There is a WiFi network that I regularly use, and it seems to be blocking all VPN traffic other than IKEv2. I tested this by downloading many of the free/freemium VPN apps from the Google Play Store on my phone. Only apps that use IKEv2 work, OpenVPN and other protocols fail. One app specifically allows me to choose between OpenVPN TCP, OpenVPN UDP, and IKEv2. Both OpenVPN options are blocked, but IKEv2 works well.

Would it be possible for the router/firewall to be able to differentiate between encrypted IKEv2 and OpenVPN traffic, or is it just relying on port numbers to block/allow connections?

Some additional information:

  • The network is already known to perform MITM attacks. For instance, I have a website that I run which has HTTPS traffic encrypted by a Lets Encrypt certificate. When I visit this website via the network, I get a warning that the certificate is not trusted. The certificate details reported by my phone while using the network are different from those reported by my phone when I am not using the network.
  • I believe that the reason IKEv2 traffic is not blocked is that the network operators provide an optional VPN for use by devices on the network. I am guessing that said VPN uses IKEv2, and thus all IKEv2 traffic is unblocked (I don't know why all IKEv2 traffic is allowed, though).
  • By default/standard, IKEv2 uses UDP port 500 while OpenVPN uses TCP or UDP on port 1194. So they should be pretty easy to differentiate just based on that. Aug 7, 2018 at 22:00
  • @PatrickMevzek What if I configure my OpenVPN server to listen on port 500 UDP? Aug 7, 2018 at 22:06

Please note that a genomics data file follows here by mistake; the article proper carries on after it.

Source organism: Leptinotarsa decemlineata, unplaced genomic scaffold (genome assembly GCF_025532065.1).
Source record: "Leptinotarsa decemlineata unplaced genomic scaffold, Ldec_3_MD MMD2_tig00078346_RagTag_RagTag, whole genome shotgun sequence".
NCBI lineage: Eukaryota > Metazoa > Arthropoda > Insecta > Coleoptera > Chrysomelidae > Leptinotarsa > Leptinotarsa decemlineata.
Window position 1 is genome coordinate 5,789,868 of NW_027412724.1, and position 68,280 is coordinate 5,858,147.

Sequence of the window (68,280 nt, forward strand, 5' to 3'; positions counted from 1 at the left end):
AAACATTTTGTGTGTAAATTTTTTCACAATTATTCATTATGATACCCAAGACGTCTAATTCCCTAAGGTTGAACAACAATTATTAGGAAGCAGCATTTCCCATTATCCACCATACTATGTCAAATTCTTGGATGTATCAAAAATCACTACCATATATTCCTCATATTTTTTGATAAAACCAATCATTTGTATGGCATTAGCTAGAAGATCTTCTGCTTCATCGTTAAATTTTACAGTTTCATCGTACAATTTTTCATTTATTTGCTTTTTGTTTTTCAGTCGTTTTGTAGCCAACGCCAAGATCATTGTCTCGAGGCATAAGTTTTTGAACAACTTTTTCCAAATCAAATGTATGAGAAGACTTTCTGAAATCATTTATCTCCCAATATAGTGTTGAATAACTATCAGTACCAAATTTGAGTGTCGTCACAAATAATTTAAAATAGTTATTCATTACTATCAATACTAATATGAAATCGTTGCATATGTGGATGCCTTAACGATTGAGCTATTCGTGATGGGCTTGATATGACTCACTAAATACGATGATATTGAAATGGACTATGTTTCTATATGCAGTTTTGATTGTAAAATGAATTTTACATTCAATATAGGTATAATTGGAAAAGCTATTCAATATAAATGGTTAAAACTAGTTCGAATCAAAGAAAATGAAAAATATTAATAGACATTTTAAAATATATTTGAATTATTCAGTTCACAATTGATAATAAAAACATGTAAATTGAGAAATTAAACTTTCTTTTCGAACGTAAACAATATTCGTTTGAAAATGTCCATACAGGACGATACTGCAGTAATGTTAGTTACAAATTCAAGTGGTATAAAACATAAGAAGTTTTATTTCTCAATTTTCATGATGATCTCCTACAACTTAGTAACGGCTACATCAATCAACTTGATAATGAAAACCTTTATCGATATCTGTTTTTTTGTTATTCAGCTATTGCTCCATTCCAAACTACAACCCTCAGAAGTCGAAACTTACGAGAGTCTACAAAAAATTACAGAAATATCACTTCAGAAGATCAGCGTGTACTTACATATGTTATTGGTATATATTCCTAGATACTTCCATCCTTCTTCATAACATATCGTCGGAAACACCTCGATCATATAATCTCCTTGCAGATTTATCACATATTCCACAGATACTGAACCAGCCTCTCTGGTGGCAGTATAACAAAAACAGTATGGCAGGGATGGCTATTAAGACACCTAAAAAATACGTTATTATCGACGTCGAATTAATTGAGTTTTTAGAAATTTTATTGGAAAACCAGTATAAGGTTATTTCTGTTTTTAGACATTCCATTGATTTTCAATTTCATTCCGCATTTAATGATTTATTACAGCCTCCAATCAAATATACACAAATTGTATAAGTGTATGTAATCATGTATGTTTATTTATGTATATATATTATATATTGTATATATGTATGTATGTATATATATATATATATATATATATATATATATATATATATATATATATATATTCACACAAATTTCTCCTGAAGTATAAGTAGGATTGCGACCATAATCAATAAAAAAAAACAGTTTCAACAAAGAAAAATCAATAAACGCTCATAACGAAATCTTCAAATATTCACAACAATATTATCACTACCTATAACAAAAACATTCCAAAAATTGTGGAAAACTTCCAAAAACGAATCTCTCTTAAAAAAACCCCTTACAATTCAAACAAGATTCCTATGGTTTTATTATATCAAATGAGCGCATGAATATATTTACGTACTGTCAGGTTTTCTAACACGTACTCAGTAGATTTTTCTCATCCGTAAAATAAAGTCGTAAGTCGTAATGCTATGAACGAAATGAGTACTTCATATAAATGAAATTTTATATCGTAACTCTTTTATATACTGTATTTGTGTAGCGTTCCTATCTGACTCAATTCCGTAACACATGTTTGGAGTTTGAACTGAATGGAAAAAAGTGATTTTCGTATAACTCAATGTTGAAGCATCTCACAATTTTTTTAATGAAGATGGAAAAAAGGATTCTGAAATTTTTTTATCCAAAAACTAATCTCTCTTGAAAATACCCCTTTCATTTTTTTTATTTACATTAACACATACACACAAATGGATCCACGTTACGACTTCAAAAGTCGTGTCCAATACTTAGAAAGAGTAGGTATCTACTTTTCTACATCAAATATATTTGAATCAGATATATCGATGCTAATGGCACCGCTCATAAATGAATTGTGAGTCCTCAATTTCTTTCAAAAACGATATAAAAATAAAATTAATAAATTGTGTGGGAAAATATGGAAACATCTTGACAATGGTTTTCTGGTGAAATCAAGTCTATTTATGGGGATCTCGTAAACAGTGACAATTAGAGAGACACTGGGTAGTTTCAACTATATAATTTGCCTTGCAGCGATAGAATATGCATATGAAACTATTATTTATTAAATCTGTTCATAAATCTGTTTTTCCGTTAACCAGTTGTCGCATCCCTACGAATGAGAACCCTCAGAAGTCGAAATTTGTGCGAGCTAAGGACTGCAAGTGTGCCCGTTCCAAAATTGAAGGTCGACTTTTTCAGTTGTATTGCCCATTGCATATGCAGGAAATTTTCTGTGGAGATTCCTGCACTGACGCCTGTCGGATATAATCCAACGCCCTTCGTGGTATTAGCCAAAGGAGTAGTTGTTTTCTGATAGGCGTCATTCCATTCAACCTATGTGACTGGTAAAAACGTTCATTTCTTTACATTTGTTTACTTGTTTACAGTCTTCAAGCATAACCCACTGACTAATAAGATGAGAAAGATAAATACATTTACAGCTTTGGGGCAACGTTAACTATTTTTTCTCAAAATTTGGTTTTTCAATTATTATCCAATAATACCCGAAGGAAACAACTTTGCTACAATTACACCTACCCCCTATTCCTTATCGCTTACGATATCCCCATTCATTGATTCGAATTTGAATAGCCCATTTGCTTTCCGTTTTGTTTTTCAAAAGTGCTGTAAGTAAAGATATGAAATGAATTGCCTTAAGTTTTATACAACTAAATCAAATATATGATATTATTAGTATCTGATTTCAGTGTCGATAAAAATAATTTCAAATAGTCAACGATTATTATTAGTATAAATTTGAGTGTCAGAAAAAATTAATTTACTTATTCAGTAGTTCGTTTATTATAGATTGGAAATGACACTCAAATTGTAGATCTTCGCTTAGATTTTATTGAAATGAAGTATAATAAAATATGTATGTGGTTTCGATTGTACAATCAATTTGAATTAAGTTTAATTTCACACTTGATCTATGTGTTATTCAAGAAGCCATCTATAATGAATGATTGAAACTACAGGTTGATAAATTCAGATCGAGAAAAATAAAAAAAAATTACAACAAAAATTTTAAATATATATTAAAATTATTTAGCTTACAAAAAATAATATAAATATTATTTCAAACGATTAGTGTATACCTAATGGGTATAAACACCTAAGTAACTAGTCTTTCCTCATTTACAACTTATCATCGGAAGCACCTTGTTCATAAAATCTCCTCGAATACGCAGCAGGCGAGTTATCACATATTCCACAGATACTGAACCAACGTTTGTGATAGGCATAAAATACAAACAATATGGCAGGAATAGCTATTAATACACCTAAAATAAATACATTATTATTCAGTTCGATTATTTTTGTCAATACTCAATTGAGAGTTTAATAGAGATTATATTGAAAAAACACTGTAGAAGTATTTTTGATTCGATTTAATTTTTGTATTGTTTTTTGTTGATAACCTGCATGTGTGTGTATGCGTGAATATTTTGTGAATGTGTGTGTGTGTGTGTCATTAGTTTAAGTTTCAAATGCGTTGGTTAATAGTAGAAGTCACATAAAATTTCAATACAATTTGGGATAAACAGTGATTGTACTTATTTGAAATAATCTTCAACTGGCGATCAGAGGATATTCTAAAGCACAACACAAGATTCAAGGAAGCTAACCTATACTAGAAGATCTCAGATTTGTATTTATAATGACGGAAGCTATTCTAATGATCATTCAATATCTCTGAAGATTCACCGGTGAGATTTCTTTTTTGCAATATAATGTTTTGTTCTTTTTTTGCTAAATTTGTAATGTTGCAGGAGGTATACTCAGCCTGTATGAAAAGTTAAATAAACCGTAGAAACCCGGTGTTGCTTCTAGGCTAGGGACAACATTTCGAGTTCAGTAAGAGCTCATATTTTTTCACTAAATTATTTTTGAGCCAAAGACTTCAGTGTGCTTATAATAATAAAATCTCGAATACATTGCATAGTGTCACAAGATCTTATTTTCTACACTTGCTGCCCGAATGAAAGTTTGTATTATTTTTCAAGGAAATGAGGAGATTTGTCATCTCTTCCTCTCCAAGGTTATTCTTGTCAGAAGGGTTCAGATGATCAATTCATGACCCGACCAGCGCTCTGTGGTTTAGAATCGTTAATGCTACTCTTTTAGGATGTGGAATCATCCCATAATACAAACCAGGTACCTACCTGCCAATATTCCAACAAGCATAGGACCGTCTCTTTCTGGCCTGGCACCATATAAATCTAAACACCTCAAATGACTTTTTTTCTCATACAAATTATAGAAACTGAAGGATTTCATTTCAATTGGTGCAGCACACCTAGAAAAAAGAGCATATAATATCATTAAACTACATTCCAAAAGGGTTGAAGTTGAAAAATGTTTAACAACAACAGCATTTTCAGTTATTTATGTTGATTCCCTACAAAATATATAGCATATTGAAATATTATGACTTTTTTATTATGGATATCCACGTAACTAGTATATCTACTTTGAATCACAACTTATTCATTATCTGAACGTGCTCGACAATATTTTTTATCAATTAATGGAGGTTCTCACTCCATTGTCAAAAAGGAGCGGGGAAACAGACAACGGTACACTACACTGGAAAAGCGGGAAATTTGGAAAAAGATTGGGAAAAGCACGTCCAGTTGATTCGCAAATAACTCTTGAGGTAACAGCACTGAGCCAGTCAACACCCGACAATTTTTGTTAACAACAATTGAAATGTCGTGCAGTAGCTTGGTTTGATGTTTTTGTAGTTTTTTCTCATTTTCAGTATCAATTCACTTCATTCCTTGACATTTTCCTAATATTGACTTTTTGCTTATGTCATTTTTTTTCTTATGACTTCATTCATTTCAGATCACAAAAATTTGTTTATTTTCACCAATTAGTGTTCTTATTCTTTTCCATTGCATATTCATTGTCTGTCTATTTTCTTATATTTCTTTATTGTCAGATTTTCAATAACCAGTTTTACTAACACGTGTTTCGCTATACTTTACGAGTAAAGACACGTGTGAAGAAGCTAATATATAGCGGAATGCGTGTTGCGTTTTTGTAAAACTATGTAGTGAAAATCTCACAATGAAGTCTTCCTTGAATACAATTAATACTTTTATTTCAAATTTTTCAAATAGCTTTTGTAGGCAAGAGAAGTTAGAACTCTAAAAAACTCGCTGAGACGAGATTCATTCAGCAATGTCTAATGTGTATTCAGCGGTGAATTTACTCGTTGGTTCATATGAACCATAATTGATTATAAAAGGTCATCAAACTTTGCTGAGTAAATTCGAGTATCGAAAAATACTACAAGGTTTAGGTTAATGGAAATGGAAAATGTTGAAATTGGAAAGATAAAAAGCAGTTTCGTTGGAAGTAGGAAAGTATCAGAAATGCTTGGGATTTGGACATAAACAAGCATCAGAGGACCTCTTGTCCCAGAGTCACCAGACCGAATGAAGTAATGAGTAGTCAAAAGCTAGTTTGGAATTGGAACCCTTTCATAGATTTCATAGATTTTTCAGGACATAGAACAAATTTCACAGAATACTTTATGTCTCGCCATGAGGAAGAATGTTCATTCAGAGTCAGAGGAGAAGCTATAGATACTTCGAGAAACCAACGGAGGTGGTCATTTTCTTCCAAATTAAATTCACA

• Like I said, "by default/standard". Of course if things are installed on other arbitrary ports then port-based filtering tool may not work. But DPI-based ones will still work, as both frames formats are different. Aug 7, 2018 at 22:10

1 Answer 1


Yep, if you had something like a palo alto / fortinet behind the wifi network, it would be able to distinguish VPN types based on application signatures. Having a quick squizz at the ruleset for the openvpn app-id on my palo altos says you need port 1184 open as well as 443 and 80, so even if you were allowing access to IKE-V2 using a port-filtering firewall only,it still wouldn't work.

  • So it is still possible for them to block OpenVPN even if I have my server listen on IKEv2 port numbers? Is there any way for me to cloak OpenVPN traffic as IKEv2 traffic? Also, what do you mean by "Application Signatures"? Aug 7, 2018 at 22:06
  • Well, as OpenVPN and IKEv2 port numbers are different, then yes. But as to App-ids, If I built a rule using the palo alto open-vpn app id rather than just port filtering the firewall also checks for application signatures, known behaviours etc and classifies traffic according to that. There's a decent tech brief on the Palo Alto website at paloaltonetworks.com/resources/techbriefs/… Aug 7, 2018 at 22:38
  • It's not foolproof, by any means. There's more than one app-id that seems to be insufficient on its own and requires another (typically generic SSL) enabling. Aug 7, 2018 at 22:41

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